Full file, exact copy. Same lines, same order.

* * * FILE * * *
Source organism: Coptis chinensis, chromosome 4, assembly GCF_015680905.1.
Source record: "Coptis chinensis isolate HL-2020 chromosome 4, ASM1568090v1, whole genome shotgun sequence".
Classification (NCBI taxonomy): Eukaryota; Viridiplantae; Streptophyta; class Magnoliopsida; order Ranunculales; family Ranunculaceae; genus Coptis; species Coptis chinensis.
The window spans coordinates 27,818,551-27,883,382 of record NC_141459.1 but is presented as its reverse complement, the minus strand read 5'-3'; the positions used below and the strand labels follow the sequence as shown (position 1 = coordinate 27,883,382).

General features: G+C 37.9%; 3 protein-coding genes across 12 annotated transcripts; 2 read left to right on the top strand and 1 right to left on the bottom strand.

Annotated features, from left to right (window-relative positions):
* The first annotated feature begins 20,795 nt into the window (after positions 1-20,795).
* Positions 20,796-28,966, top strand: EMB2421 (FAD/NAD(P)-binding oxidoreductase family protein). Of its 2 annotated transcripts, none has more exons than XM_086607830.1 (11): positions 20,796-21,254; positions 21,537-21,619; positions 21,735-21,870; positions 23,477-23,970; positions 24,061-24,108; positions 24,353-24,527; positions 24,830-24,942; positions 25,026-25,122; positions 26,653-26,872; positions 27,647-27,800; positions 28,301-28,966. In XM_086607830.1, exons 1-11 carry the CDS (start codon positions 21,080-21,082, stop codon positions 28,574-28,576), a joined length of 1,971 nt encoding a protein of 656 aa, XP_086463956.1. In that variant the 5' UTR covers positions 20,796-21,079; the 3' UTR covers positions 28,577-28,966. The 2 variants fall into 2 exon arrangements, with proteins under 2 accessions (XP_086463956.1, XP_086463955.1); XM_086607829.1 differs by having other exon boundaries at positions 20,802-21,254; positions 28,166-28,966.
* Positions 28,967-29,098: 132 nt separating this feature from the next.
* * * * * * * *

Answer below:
Source organism: Coptis chinensis, chromosome 4, assembly GCF_015680905.1.
Source record: "Coptis chinensis isolate HL-2020 chromosome 4, ASM1568090v1, whole genome shotgun sequence".
Classification (NCBI taxonomy): Eukaryota; Viridiplantae; Streptophyta; class Magnoliopsida; order Ranunculales; family Ranunculaceae; genus Coptis; species Coptis chinensis.
The window spans coordinates 27,818,551-27,883,382 of record NC_141459.1 but is presented as its reverse complement, the minus strand read 5'-3'; the positions used below and the strand labels follow the sequence as shown (position 1 = coordinate 27,883,382).

General features: G+C 37.9%; 3 protein-coding genes across 12 annotated transcripts; 2 read left to right on the top strand and 1 right to left on the bottom strand.

Annotated features, from left to right (window-relative positions):
* The first annotated feature begins 20,795 nt into the window (after positions 1-20,795).
* Positions 20,796-28,966, top strand: EMB2421 (FAD/NAD(P)-binding oxidoreductase family protein). Of its 2 annotated transcripts, none has more exons than XM_086607830.1 (11): positions 20,796-21,254; positions 21,537-21,619; positions 21,735-21,870; positions 23,477-23,970; positions 24,061-24,108; positions 24,353-24,527; positions 24,830-24,942; positions 25,026-25,122; positions 26,653-26,872; positions 27,647-27,800; positions 28,301-28,966. In XM_086607830.1, exons 1-11 carry the CDS (start codon positions 21,080-21,082, stop codon positions 28,574-28,576), a joined length of 1,971 nt encoding a protein of 656 aa, XP_086463956.1. In that variant the 5' UTR covers positions 20,796-21,079; the 3' UTR covers positions 28,577-28,966. The 2 variants fall into 2 exon arrangements, with proteins under 2 accessions (XP_086463956.1, XP_086463955.1); XM_086607829.1 differs by having other exon boundaries at positions 20,802-21,254; positions 28,166-28,966.
* Positions 28,967-29,098: 132 nt separating this feature from the next.